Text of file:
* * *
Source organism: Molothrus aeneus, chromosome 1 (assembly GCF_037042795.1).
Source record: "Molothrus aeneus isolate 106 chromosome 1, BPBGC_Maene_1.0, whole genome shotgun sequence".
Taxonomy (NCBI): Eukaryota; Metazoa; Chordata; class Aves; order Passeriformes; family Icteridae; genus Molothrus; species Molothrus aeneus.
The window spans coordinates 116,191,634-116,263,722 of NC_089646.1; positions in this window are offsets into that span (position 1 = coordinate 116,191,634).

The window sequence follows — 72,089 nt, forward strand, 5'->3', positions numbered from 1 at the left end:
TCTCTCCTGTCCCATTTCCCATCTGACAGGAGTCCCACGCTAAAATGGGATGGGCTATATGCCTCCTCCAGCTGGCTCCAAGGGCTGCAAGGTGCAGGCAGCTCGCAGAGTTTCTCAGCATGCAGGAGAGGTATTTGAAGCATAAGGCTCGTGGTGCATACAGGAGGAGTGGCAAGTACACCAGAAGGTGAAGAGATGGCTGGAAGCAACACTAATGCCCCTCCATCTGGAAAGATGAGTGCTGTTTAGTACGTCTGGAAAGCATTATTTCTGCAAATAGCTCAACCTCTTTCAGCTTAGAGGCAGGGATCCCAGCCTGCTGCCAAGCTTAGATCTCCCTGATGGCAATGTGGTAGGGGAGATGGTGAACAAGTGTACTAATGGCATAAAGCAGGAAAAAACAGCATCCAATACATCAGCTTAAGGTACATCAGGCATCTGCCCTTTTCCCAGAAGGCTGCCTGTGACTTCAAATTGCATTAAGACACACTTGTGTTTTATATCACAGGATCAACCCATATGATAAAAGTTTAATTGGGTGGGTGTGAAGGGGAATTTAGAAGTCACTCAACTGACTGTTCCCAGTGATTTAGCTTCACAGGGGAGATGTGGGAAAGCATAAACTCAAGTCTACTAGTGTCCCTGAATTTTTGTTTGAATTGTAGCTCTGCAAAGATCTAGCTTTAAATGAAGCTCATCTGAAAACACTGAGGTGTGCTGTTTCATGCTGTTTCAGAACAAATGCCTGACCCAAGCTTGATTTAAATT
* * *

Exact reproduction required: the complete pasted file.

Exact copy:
Source organism: Molothrus aeneus, chromosome 1 (assembly GCF_037042795.1).
Source record: "Molothrus aeneus isolate 106 chromosome 1, BPBGC_Maene_1.0, whole genome shotgun sequence".
Taxonomy (NCBI): Eukaryota; Metazoa; Chordata; class Aves; order Passeriformes; family Icteridae; genus Molothrus; species Molothrus aeneus.
The window spans coordinates 116,191,634-116,263,722 of NC_089646.1; positions in this window are offsets into that span (position 1 = coordinate 116,191,634).

The window sequence follows — 72,089 nt, forward strand, 5'->3', positions numbered from 1 at the left end:
TCTCTCCTGTCCCATTTCCCATCTGACAGGAGTCCCACGCTAAAATGGGATGGGCTATATGCCTCCTCCAGCTGGCTCCAAGGGCTGCAAGGTGCAGGCAGCTCGCAGAGTTTCTCAGCATGCAGGAGAGGTATTTGAAGCATAAGGCTCGTGGTGCATACAGGAGGAGTGGCAAGTACACCAGAAGGTGAAGAGATGGCTGGAAGCAACACTAATGCCCCTCCATCTGGAAAGATGAGTGCTGTTTAGTACGTCTGGAAAGCATTATTTCTGCAAATAGCTCAACCTCTTTCAGCTTAGAGGCAGGGATCCCAGCCTGCTGCCAAGCTTAGATCTCCCTGATGGCAATGTGGTAGGGGAGATGGTGAACAAGTGTACTAATGGCATAAAGCAGGAAAAAACAGCATCCAATACATCAGCTTAAGGTACATCAGGCATCTGCCCTTTTCCCAGAAGGCTGCCTGTGACTTCAAATTGCATTAAGACACACTTGTGTTTTATATCACAGGATCAACCCATATGATAAAAGTTTAATTGGGTGGGTGTGAAGGGGAATTTAGAAGTCACTCAACTGACTGTTCCCAGTGATTTAGCTTCACAGGGGAGATGTGGGAAAGCATAAACTCAAGTCTACTAGTGTCCCTGAATTTTTGTTTGAATTGTAGCTCTGCAAAGATCTAGCTTTAAATGAAGCTCATCTGAAAACACTGAGGTGTGCTGTTTCATGCTGTTTCAGAACAAATGCCTGACCCAAGCTTGATTTAAATT